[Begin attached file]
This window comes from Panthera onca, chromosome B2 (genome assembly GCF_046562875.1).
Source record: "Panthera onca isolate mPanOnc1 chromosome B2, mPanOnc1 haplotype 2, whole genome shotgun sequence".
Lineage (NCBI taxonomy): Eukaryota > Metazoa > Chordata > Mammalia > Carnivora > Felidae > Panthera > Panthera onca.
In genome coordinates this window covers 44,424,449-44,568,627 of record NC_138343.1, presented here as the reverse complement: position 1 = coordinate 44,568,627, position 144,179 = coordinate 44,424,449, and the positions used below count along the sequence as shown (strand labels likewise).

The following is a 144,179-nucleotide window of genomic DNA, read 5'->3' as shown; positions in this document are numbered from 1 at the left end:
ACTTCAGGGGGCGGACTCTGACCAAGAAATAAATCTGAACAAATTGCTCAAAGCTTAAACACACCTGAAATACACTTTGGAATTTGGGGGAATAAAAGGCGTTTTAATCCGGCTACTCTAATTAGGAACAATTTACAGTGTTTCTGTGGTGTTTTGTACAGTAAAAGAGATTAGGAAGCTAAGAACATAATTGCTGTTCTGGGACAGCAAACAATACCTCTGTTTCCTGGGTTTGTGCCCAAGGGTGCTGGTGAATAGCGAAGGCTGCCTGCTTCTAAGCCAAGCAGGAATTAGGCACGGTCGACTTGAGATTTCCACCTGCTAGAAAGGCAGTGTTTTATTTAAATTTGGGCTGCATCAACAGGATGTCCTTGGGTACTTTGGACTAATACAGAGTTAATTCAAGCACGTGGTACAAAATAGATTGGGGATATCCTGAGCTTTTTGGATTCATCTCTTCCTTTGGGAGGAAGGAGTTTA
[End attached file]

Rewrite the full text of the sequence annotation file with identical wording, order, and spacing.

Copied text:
This window comes from Panthera onca, chromosome B2 (genome assembly GCF_046562875.1).
Source record: "Panthera onca isolate mPanOnc1 chromosome B2, mPanOnc1 haplotype 2, whole genome shotgun sequence".
Lineage (NCBI taxonomy): Eukaryota > Metazoa > Chordata > Mammalia > Carnivora > Felidae > Panthera > Panthera onca.
In genome coordinates this window covers 44,424,449-44,568,627 of record NC_138343.1, presented here as the reverse complement: position 1 = coordinate 44,568,627, position 144,179 = coordinate 44,424,449, and the positions used below count along the sequence as shown (strand labels likewise).

The following is a 144,179-nucleotide window of genomic DNA, read 5'->3' as shown; positions in this document are numbered from 1 at the left end:
ACTTCAGGGGGCGGACTCTGACCAAGAAATAAATCTGAACAAATTGCTCAAAGCTTAAACACACCTGAAATACACTTTGGAATTTGGGGGAATAAAAGGCGTTTTAATCCGGCTACTCTAATTAGGAACAATTTACAGTGTTTCTGTGGTGTTTTGTACAGTAAAAGAGATTAGGAAGCTAAGAACATAATTGCTGTTCTGGGACAGCAAACAATACCTCTGTTTCCTGGGTTTGTGCCCAAGGGTGCTGGTGAATAGCGAAGGCTGCCTGCTTCTAAGCCAAGCAGGAATTAGGCACGGTCGACTTGAGATTTCCACCTGCTAGAAAGGCAGTGTTTTATTTAAATTTGGGCTGCATCAACAGGATGTCCTTGGGTACTTTGGACTAATACAGAGTTAATTCAAGCACGTGGTACAAAATAGATTGGGGATATCCTGAGCTTTTTGGATTCATCTCTTCCTTTGGGAGGAAGGAGTTTA